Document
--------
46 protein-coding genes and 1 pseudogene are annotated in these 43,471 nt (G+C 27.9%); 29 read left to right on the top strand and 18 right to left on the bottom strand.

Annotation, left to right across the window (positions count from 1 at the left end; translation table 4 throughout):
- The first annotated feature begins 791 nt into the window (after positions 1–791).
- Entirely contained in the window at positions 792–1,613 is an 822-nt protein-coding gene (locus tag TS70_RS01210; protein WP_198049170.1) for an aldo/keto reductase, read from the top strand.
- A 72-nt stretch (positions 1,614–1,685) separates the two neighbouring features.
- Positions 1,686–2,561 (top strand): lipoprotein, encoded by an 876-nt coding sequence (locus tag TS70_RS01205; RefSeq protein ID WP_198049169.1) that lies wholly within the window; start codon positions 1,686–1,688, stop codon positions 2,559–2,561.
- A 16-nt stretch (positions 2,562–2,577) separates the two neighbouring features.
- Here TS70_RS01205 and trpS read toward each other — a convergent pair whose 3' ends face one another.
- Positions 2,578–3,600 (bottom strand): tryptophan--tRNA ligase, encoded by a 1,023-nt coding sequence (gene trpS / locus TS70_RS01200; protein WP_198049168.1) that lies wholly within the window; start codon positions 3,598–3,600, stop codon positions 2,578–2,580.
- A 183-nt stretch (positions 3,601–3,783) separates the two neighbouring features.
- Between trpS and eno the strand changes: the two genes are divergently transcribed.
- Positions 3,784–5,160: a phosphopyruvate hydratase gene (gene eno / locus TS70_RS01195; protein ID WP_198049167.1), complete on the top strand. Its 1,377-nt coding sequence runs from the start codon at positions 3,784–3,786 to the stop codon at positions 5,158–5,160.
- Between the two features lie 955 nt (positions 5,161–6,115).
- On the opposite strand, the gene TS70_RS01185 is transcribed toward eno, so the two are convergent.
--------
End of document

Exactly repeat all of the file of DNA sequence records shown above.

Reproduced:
46 protein-coding genes and 1 pseudogene are annotated in these 43,471 nt (G+C 27.9%); 29 read left to right on the top strand and 18 right to left on the bottom strand.

Annotation, left to right across the window (positions count from 1 at the left end; translation table 4 throughout):
- The first annotated feature begins 791 nt into the window (after positions 1–791).
- Entirely contained in the window at positions 792–1,613 is an 822-nt protein-coding gene (locus tag TS70_RS01210; protein WP_198049170.1) for an aldo/keto reductase, read from the top strand.
- A 72-nt stretch (positions 1,614–1,685) separates the two neighbouring features.
- Positions 1,686–2,561 (top strand): lipoprotein, encoded by an 876-nt coding sequence (locus tag TS70_RS01205; RefSeq protein ID WP_198049169.1) that lies wholly within the window; start codon positions 1,686–1,688, stop codon positions 2,559–2,561.
- A 16-nt stretch (positions 2,562–2,577) separates the two neighbouring features.
- Here TS70_RS01205 and trpS read toward each other — a convergent pair whose 3' ends face one another.
- Positions 2,578–3,600 (bottom strand): tryptophan--tRNA ligase, encoded by a 1,023-nt coding sequence (gene trpS / locus TS70_RS01200; protein WP_198049168.1) that lies wholly within the window; start codon positions 3,598–3,600, stop codon positions 2,578–2,580.
- A 183-nt stretch (positions 3,601–3,783) separates the two neighbouring features.
- Between trpS and eno the strand changes: the two genes are divergently transcribed.
- Positions 3,784–5,160: a phosphopyruvate hydratase gene (gene eno / locus TS70_RS01195; protein ID WP_198049167.1), complete on the top strand. Its 1,377-nt coding sequence runs from the start codon at positions 3,784–3,786 to the stop codon at positions 5,158–5,160.
- Between the two features lie 955 nt (positions 5,161–6,115).
- On the opposite strand, the gene TS70_RS01185 is transcribed toward eno, so the two are convergent.